There are times when the commemoration of an occasion assumes greater importance than the occasion itself. The completion of the first year of the Narendra Modi government was no doubt an occasion to reflect on the successes, shortcomings and the future course of a regime that was voted to power with both fanfare and high expectations. However, far from being an occasion for quiet reflection, it became — like most things in India — a tamasha and a media circus.
To be fair, the government wasn’t responsible for overplaying the significance of its first birthday. A letter from the Prime Minister to the people of India was perhaps in the fitness of things, as was a public meeting whose venue was, quite mercifully, not Delhi. However, the associated paraphernalia, including the public meetings all over India with Union ministers in attendance, were, dictated by the political environment.
The Modi government was essentially reacting to an Opposition (and media) offensive that, despite its high decibel, failed to pierce the regime’s defences. By the time the opinion polls commissioned by the media in gleeful anticipation of some sensational findings unveiled their findings, it had become quite clear that the Modi boat had not been rocked: an overwhelming majority of Indians reposed their confidence in the Prime Minister and his government.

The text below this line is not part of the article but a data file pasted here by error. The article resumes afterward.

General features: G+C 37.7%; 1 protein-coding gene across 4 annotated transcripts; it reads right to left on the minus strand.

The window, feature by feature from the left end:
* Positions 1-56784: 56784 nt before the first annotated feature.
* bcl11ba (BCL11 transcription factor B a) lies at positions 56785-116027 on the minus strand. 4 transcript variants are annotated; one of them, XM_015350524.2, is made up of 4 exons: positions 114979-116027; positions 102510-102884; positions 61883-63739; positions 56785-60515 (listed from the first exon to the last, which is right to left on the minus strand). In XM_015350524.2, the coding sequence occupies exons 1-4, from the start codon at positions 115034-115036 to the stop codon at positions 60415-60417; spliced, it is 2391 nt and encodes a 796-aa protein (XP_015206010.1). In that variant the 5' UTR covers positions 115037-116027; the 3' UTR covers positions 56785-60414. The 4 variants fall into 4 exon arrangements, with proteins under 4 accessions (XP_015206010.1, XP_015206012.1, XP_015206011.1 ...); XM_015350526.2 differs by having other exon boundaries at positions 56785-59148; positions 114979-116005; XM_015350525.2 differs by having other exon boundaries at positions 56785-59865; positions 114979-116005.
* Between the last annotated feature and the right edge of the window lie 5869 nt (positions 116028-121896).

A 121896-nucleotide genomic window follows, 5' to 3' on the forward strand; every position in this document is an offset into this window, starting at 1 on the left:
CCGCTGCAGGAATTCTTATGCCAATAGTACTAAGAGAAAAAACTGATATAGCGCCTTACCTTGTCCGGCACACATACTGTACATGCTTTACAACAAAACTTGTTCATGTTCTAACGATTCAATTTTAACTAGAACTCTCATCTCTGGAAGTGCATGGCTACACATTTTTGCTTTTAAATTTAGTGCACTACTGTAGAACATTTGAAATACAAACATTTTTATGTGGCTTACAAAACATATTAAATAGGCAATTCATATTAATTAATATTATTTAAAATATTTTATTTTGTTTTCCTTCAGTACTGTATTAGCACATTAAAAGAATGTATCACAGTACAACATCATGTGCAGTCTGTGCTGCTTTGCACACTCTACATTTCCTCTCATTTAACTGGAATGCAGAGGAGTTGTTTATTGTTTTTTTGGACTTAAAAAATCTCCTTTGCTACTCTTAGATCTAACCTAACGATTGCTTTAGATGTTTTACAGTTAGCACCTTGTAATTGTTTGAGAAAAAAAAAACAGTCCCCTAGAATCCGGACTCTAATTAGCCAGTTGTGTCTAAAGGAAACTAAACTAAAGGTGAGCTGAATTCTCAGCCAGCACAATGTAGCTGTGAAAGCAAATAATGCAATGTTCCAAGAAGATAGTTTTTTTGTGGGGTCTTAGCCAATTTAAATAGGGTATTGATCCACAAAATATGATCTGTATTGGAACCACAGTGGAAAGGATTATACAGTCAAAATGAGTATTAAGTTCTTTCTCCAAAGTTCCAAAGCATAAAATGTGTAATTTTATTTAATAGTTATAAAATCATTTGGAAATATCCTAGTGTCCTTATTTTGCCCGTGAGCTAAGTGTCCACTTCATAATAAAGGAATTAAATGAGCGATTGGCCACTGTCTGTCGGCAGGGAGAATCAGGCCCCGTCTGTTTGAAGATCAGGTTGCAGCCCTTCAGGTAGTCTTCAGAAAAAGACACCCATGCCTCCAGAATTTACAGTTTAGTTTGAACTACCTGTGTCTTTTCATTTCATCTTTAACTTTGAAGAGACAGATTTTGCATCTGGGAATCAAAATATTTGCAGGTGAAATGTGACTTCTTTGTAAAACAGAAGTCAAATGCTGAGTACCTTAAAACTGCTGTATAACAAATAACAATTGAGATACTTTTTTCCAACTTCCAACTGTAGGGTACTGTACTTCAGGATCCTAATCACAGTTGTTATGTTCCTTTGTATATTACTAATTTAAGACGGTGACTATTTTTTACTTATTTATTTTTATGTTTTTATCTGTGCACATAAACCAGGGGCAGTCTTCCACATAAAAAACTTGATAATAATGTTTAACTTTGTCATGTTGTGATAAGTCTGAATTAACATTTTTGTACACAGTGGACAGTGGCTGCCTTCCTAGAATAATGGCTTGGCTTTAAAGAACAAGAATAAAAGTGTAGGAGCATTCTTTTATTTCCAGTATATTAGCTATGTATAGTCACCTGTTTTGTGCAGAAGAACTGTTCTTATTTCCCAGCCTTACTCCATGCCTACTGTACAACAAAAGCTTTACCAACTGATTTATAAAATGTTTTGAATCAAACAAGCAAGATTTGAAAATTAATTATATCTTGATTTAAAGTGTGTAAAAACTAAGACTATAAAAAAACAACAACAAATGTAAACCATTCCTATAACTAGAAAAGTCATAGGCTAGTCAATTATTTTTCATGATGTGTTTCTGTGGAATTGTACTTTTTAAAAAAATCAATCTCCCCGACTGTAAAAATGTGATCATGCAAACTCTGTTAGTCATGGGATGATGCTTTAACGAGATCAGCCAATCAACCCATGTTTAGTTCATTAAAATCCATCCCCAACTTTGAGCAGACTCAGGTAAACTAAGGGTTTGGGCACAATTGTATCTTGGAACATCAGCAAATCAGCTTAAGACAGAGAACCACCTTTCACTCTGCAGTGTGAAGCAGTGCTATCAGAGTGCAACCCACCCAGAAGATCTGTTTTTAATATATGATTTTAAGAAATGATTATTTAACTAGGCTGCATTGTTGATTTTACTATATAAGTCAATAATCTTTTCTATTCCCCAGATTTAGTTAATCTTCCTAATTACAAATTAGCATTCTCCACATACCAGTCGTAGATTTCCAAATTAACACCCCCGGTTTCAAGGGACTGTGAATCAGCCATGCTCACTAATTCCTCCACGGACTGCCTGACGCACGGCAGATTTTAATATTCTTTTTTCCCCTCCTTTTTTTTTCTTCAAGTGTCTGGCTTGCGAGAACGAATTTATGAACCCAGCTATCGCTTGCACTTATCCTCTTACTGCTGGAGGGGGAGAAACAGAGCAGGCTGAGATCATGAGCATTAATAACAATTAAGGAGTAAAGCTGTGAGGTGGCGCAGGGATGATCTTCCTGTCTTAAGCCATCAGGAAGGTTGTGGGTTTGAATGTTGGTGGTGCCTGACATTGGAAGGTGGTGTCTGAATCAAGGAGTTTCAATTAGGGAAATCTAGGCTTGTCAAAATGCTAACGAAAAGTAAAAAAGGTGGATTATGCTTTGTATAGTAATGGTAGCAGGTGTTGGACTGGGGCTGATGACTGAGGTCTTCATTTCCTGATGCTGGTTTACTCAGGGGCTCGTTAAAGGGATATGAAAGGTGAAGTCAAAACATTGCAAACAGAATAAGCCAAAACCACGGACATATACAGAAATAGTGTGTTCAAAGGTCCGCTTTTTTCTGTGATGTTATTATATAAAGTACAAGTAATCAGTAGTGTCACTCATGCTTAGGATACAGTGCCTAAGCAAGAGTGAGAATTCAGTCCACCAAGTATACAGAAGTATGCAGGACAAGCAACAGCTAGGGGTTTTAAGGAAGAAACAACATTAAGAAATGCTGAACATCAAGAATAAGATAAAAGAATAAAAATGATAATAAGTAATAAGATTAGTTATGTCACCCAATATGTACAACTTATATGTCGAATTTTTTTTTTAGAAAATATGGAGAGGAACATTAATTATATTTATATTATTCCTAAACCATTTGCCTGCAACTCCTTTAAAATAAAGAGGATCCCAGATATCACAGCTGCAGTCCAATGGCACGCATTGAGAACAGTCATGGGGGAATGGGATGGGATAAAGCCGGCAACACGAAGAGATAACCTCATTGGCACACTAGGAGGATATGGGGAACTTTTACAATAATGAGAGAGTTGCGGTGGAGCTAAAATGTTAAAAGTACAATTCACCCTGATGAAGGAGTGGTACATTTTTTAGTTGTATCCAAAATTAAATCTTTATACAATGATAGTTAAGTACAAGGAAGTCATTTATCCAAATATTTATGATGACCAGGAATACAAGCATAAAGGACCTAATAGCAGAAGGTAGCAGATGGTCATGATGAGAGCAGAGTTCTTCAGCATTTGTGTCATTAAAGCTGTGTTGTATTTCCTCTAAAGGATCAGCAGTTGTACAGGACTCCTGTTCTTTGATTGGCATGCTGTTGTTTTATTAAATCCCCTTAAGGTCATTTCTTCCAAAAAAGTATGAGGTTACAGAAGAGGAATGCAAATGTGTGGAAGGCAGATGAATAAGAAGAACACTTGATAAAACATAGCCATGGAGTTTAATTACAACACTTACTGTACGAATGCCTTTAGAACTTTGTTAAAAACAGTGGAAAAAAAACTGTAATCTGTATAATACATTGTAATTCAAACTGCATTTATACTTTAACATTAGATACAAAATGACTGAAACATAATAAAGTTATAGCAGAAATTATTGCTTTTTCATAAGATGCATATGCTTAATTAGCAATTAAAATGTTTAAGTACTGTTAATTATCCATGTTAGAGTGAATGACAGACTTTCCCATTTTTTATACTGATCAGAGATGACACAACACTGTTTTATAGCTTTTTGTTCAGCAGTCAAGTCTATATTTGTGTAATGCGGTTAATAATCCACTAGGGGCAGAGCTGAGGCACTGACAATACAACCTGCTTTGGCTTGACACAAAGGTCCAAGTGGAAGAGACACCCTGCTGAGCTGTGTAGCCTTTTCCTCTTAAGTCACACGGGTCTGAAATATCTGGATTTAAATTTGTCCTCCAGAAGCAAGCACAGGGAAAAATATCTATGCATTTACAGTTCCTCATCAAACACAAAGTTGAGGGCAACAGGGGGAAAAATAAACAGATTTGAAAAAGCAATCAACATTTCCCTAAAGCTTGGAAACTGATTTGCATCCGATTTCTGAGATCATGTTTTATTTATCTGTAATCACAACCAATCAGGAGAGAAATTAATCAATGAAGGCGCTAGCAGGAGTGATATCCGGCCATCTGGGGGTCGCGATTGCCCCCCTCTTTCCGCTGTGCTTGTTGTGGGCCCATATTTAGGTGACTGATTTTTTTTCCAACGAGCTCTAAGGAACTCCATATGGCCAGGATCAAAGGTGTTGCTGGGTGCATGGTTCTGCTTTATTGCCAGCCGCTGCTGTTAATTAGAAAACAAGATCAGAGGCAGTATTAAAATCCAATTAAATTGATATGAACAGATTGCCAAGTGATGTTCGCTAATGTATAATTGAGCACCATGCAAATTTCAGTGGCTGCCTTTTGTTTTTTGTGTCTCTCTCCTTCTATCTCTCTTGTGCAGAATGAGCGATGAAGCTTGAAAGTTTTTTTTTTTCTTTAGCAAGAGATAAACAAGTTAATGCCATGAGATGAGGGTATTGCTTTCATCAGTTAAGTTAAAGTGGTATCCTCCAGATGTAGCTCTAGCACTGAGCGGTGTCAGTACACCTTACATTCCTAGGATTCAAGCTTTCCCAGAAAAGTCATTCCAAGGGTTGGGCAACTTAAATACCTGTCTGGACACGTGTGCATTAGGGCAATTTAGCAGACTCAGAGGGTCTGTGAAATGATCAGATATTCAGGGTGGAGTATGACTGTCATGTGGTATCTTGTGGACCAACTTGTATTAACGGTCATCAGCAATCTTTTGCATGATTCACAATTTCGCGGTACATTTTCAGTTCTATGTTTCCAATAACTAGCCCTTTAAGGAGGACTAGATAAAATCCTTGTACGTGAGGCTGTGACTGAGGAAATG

Yet, in the run-up to May 26, a visitor may have been forgiven for coming away from India with an impression that all was not well with the regime. The Opposition had mounted a spirited offensive against the government, with a rejuvenated Rahul Gandhi personally leading the charge against a “suit-boot ki sarkar”.
Mr Modi was berated for being a non-resident Prime Minister and charged with being preoccupied with photo-ops with foreign leaders. The media — which has always had a choppy relationship with the Prime Minister — had jumped into the fray and had outdone the Opposition in charging the government with lack of empathy towards farmers, plotting to steal farmlands and dole it out to fat cats and being unmindful of the poor. The overall impression was of a government that was a hot air balloon waiting to burst.
There were also the discontented voices of a section of business and the foreign media that claimed that the progress was too slow. It was argued that incrementalism was unlikely to suffice and that what India needed was a series of “big bang reforms”, akin to what China had experienced after Deng Xiaoping discarded Maoist orthodoxy. Still others insisted on a major privatisation programme and felt that piecemeal disinvestment wouldn’t suffice to make the public sector more efficient.
And, finally, there were those who focused on the wild utterances of the extremist Hindu fringe and the complaints of the Christian clergy disturbed by some incidents of vandalism. These expressions of social disharmony were linked to a supposed attempt by the Modi government to change the “secular” narrative.